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Same, Same but Different? Contested Visions of a Fossil Free Society

Environmental Policy
Green Politics
Climate Change
Jens Marquardt
Stockholm University
Jens Marquardt
Stockholm University
Naghmeh Nasiritousi
Stockholm University

Abstract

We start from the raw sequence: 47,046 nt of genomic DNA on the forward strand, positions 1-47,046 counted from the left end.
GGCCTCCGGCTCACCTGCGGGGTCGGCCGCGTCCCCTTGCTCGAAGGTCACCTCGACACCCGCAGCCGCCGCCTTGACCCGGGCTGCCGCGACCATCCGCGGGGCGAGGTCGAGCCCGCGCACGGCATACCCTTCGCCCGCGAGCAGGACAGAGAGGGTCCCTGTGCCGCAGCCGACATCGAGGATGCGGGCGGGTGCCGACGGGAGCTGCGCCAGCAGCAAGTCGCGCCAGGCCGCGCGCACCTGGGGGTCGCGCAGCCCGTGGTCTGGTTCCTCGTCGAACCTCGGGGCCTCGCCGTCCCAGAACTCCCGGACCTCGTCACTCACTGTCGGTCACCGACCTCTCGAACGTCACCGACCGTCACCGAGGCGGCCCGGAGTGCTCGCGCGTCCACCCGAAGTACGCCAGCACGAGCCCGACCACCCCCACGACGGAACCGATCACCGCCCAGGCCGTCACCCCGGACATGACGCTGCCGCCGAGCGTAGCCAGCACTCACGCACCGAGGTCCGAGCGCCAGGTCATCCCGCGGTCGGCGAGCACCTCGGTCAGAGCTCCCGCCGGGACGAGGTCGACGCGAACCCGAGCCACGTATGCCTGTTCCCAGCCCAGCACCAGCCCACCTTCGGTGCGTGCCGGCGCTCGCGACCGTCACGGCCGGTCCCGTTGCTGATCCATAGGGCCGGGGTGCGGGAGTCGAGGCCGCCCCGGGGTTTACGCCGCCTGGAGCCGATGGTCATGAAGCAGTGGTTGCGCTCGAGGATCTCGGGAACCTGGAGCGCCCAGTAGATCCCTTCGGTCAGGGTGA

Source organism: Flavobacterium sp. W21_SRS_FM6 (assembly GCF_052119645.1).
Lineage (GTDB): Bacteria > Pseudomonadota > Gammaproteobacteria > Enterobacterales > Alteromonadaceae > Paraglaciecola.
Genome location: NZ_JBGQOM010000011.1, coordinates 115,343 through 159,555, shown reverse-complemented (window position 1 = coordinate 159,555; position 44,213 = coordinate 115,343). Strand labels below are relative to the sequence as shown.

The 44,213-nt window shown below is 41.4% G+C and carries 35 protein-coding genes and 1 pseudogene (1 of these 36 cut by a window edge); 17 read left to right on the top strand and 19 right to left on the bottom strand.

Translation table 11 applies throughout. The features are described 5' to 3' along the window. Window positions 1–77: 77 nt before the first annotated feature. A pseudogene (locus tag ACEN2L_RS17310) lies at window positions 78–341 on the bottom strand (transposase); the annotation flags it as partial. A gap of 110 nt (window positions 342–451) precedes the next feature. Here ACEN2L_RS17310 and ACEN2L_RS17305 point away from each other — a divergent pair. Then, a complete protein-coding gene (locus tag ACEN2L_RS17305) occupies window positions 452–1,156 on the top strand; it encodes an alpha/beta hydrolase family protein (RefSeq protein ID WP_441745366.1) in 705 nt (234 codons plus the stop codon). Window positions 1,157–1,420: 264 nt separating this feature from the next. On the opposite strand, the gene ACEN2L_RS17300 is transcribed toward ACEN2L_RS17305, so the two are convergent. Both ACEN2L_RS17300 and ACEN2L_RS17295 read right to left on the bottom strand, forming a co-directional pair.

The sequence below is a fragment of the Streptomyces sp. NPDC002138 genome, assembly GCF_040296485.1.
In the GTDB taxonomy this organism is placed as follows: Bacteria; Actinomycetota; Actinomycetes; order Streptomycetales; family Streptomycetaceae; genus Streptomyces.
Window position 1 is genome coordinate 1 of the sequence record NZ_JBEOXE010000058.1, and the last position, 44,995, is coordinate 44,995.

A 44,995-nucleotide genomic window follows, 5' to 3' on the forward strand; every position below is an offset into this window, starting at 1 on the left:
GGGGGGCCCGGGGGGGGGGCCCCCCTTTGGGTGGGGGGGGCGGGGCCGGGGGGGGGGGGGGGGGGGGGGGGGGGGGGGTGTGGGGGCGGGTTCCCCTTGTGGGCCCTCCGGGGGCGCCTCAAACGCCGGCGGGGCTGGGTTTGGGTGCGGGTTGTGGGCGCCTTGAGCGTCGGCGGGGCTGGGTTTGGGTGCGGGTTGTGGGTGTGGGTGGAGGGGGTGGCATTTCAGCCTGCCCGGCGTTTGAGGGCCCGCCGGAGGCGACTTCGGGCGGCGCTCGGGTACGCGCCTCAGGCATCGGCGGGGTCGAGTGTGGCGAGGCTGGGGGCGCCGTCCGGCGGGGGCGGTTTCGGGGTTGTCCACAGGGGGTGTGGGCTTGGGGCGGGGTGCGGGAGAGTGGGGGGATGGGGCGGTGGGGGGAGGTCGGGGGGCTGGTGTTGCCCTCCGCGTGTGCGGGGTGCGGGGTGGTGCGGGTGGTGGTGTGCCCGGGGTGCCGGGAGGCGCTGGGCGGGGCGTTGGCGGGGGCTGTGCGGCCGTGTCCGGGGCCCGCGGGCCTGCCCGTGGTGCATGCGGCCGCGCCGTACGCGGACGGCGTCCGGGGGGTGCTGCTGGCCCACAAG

Mitigating climate change is often linked to large scale societal change, expressed through attempts towards decarbonization or sustainability transformations. Climate action becomes intrinsically linked to ideas and visions of a future climate-friendly society that is mobilized by states and non-state actors alike to legitimate climate action. While these shared visions of a future can bridge the divide between a variety of actors to work on climate change, they also run the risk to either remain empty signifiers without deeper meaning or paper over political controversies. By studying state and non-state actors in a front-runner country like Sweden, we aim to better understand the meaning and contested nature of an envisioned future decarbonized society. Doing so, we propose an analytical framework to engage with visions of a climate-related future critically. By 2045, Sweden aims to become the world’s first fossil-free welfare state, thus bringing together environmental protection with economic competitiveness and social values. While the Swedish government has launched its Fossil Free Sweden initiative to underline its commitment, it remains largely unclear what such a path towards a fossil-free society would entail in terms of deep societal transformation. Based on a discursive analysis of Sweden’s climate law and interviews with stakeholders of the Fossil Free Sweden initiative, we illuminate the contested visions of the future attached to the initiative. As a result, we identify themes of contestation and ambiguities that are easily silenced under the common vision. Mobilizing the analytical lens of sociotechnical imaginaries, we propose a framework to critically investigate visions of a climate-changed future.